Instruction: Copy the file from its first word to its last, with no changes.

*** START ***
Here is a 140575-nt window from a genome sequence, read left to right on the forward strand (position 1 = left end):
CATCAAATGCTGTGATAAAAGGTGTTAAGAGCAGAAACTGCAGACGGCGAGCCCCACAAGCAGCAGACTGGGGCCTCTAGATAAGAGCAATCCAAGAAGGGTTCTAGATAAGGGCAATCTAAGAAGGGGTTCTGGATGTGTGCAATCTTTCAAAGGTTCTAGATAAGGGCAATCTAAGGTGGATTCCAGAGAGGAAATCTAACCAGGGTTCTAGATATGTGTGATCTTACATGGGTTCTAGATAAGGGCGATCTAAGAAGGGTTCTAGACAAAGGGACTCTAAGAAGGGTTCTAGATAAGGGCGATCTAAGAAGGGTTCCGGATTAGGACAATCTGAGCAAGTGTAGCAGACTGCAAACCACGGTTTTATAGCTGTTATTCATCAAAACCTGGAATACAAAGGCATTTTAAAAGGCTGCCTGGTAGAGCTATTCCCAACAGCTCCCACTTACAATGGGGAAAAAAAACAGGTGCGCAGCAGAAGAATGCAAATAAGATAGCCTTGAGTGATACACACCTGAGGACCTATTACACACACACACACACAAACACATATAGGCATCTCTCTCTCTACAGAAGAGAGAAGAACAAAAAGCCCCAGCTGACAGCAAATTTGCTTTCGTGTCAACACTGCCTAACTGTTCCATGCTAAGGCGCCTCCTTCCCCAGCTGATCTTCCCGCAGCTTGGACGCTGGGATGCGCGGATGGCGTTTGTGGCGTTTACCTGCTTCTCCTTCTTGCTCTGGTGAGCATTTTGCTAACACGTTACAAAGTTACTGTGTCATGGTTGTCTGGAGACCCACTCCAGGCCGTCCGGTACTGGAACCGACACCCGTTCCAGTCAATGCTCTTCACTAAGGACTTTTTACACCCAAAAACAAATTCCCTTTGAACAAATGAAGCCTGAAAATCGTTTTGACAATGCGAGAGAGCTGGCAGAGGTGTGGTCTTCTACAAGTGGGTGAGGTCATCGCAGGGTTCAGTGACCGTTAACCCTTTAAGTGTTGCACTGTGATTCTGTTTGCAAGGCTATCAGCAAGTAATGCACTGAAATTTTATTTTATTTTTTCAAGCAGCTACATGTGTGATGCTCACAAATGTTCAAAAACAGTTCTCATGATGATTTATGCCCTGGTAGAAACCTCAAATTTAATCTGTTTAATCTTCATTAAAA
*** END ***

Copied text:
Here is a 140575-nt window from a genome sequence, read left to right on the forward strand (position 1 = left end):
CATCAAATGCTGTGATAAAAGGTGTTAAGAGCAGAAACTGCAGACGGCGAGCCCCACAAGCAGCAGACTGGGGCCTCTAGATAAGAGCAATCCAAGAAGGGTTCTAGATAAGGGCAATCTAAGAAGGGGTTCTGGATGTGTGCAATCTTTCAAAGGTTCTAGATAAGGGCAATCTAAGGTGGATTCCAGAGAGGAAATCTAACCAGGGTTCTAGATATGTGTGATCTTACATGGGTTCTAGATAAGGGCGATCTAAGAAGGGTTCTAGACAAAGGGACTCTAAGAAGGGTTCTAGATAAGGGCGATCTAAGAAGGGTTCCGGATTAGGACAATCTGAGCAAGTGTAGCAGACTGCAAACCACGGTTTTATAGCTGTTATTCATCAAAACCTGGAATACAAAGGCATTTTAAAAGGCTGCCTGGTAGAGCTATTCCCAACAGCTCCCACTTACAATGGGGAAAAAAAACAGGTGCGCAGCAGAAGAATGCAAATAAGATAGCCTTGAGTGATACACACCTGAGGACCTATTACACACACACACACACAAACACATATAGGCATCTCTCTCTCTACAGAAGAGAGAAGAACAAAAAGCCCCAGCTGACAGCAAATTTGCTTTCGTGTCAACACTGCCTAACTGTTCCATGCTAAGGCGCCTCCTTCCCCAGCTGATCTTCCCGCAGCTTGGACGCTGGGATGCGCGGATGGCGTTTGTGGCGTTTACCTGCTTCTCCTTCTTGCTCTGGTGAGCATTTTGCTAACACGTTACAAAGTTACTGTGTCATGGTTGTCTGGAGACCCACTCCAGGCCGTCCGGTACTGGAACCGACACCCGTTCCAGTCAATGCTCTTCACTAAGGACTTTTTACACCCAAAAACAAATTCCCTTTGAACAAATGAAGCCTGAAAATCGTTTTGACAATGCGAGAGAGCTGGCAGAGGTGTGGTCTTCTACAAGTGGGTGAGGTCATCGCAGGGTTCAGTGACCGTTAACCCTTTAAGTGTTGCACTGTGATTCTGTTTGCAAGGCTATCAGCAAGTAATGCACTGAAATTTTATTTTATTTTTTCAAGCAGCTACATGTGTGATGCTCACAAATGTTCAAAAACAGTTCTCATGATGATTTATGCCCTGGTAGAAACCTCAAATTTAATCTGTTTAATCTTCATTAAAA